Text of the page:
In the debate between election and freewill, Scripture sometimes takes a second place to theological argument. Here, some verses demonstrating freewill are presented and discussed. The point is not to deny that the word election appears in the Bible. The point is not to deny that God sometimes chooses people for His purposes. And the point is certainly not to take away from the precious truth of the sovereignty of God! The point of this little tract is to provide Calvinists with some balance, by demonstrating that freewill is also taught in Scripture.
[I am aware that some will take issue with the term freewill. I use it only for convenience sake in the manner it is normally used in theological debate.] For there is no difference between the Jew and the Greek: for the same Lord over all is rich unto all that call upon him. For whosoever shall call upon the name of the Lord shall be saved. - Romans 10:12,13
Consider this verse in its plain sense meaning. This is not some cryptic reference to the elect calling on the Lord, but takes the form of an open invitation for all unsaved people to call on the Lord regardless of whether they are Jew or Gentile. "O Jerusalem, Jerusalem, thou that killest the prophets, and stonest them which are sent unto thee, how often would I have gathered thy children together, even as a hen gathereth her chickens under her wings, and ye would not!" - Matthew 23:37
Here, the Lord Jesus is wanting to bring Jerusalem back to himself in a salvation relationship, but they are not willing. This is not a case of a totally depraved will choosing evil. To suggest that these people did not have a chance to respond to the Saviour's call makes a mockery of the Saviour's statement. Now when Jesus heard these things, he said unto him, "Yet lackest thou one thing: sell all that thou hast, and distribute unto the poor, and thou shalt have treasure in heaven: and come, follow me." And when he heard this, he was very sorrowful: for he was very rich. - Luke 18:22,23
Was this call by the Lord Jesus real, or not? This man walked away from a direct call of the Lord. Can a person really suggest that Jesus said this to the rich young ruler knowing full well he was incapable of following him? For God so loved the world, that he gave his only begotten Son, that whosoever believeth in him should not perish, but have everlasting life. - John 3:16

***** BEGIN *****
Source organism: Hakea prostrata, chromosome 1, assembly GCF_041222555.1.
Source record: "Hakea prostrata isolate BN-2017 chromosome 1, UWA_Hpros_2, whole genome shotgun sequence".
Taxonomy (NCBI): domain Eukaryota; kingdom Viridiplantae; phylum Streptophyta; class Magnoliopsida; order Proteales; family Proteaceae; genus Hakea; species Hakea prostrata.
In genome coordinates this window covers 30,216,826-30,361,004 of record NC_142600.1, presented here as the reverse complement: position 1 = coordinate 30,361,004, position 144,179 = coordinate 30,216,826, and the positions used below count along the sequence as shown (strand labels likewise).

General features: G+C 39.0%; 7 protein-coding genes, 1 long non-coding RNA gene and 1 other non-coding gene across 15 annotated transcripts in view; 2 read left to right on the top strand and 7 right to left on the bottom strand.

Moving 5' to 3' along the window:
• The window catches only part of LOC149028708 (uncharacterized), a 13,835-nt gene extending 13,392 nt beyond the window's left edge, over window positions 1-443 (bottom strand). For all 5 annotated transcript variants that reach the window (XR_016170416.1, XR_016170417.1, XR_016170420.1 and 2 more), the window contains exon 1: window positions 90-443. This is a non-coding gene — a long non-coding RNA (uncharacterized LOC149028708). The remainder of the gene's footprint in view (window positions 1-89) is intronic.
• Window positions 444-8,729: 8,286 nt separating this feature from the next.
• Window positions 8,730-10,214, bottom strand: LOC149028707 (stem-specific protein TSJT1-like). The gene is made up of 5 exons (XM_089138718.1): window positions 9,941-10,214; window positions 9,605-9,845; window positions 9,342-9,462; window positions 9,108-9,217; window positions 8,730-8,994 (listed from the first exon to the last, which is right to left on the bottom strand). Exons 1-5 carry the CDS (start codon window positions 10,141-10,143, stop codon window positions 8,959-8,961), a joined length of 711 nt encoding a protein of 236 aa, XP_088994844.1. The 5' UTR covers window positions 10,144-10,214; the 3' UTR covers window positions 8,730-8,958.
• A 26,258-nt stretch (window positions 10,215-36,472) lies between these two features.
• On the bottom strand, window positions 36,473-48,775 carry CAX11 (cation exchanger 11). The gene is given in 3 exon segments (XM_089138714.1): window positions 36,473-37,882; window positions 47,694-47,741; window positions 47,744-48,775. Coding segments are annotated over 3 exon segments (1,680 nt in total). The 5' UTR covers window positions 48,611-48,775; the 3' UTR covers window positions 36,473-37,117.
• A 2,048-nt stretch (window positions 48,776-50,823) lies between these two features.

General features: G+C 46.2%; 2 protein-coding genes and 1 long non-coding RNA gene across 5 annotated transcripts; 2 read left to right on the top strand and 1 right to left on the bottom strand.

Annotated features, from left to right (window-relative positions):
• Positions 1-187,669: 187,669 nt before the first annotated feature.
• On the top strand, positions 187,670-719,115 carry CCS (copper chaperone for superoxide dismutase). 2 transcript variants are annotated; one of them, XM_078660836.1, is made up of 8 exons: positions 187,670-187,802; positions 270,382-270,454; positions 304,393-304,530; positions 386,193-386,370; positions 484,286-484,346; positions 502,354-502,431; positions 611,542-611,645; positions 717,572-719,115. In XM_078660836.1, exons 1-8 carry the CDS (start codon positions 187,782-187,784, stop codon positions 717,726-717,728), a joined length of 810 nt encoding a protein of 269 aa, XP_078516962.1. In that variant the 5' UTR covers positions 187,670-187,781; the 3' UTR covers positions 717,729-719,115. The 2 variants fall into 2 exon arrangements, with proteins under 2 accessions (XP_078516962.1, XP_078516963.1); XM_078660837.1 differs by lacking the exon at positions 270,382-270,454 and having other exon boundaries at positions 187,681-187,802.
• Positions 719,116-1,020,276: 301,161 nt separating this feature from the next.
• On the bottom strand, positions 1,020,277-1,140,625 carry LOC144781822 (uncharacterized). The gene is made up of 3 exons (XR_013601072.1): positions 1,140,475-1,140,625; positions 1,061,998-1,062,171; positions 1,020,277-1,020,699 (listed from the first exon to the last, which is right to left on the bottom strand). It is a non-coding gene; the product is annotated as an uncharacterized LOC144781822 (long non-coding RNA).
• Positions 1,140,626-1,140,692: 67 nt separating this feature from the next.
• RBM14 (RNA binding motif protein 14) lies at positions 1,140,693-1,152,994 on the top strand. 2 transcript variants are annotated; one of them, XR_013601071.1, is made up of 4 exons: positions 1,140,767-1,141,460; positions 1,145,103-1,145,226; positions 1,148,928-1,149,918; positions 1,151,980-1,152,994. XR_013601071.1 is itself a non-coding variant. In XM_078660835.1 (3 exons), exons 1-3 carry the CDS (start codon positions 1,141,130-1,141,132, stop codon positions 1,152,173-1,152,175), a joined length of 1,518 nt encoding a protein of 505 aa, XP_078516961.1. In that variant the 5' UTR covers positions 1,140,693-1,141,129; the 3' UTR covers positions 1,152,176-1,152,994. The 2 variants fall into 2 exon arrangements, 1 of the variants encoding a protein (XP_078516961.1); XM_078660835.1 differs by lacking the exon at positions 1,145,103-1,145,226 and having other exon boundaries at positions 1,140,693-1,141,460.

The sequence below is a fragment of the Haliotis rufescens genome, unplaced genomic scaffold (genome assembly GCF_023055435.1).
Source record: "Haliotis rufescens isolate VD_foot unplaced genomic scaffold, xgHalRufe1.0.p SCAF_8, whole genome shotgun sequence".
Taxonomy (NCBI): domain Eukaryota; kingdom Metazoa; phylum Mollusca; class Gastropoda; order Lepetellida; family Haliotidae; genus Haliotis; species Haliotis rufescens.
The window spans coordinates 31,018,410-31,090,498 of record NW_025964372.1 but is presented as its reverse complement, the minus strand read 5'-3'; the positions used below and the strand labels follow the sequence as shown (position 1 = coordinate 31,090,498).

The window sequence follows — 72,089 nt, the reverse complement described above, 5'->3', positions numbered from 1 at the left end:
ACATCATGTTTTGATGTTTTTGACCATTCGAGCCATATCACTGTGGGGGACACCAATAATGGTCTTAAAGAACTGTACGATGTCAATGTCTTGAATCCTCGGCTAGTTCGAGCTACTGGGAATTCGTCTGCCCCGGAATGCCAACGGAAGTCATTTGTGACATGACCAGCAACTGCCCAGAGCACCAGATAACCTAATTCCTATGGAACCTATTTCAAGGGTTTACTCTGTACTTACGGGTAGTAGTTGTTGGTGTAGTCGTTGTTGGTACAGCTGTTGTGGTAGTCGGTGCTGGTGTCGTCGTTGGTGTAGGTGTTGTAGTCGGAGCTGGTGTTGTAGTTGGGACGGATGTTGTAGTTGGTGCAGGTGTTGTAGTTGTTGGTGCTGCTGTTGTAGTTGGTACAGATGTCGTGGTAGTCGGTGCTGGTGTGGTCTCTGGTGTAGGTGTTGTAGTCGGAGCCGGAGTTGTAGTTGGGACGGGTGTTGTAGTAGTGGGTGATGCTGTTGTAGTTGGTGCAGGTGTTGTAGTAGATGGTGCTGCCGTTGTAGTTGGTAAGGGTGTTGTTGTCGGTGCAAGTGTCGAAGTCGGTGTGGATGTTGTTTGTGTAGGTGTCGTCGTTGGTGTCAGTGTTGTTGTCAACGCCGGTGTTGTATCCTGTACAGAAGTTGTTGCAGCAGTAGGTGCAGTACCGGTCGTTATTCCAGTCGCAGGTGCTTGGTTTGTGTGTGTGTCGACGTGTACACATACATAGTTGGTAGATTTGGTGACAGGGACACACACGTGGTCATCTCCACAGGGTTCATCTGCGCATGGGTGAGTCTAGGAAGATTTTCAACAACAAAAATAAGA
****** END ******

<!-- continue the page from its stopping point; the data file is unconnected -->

Yes, there are occurences in the Bible where "world" does not refer to all of mankind, but it is a mistake to think that because a particular meaning can be assigned to a word, we must assign that meaning wherever the conventional meaning does not fit our system of theology. Likewise, the word "whosoever" (a word that appears in the Greek about 1000 times in the New Testament) can have a meaning that is less than all inclusive, but it is a stretch to say that because the word can mean this, it always means this when applied to salvation.
For therefore we both labour and suffer reproach, because we trust in the living God, who is the Saviour of all men, specially of those that believe. - 1 Timothy 4:10
How does this verse fit into the Calvinists view of limited atonement? Obviously it doesn't. However, for those who do not believe in limited atonement, it is clear. Christ is a Savior of all men because He died for all men, but He is especially the Savior for those who believe because in them the saving work is effectual.
Then said they unto him, "What shall we do, that we might work the works of God?" Jesus answered and said unto them, "This is the work of God, that ye believe on him whom he hath sent." - John 6:28,29 One of the big arguments raised by Calvinists is that if you could believe and have faith for yourself, salvation would depend on your own works. However, this passage makes it clear that there is one work that must be done to obtain (not earn) salvation, and that is to believe. The Calvinist is forced to explain away the plain sense meaning of this passage. Works of righteousness (like those mentioned in the plural in Ephesians 2:8,9 and John 6:28) can bring you no closer to salvation, but it is the testimony of the Lord Jesus that there is one work that is required.
The Scripture teaches election (although what the Scripture means by election might be rather different than what the modern doctrine of election teaches) and freewill. Abandoning the truth of freewill will no more glorify God than abandoning any of the other precious truths in the Bible.
Submitted by Shawn Abigail. You can e-mail him at email@example.com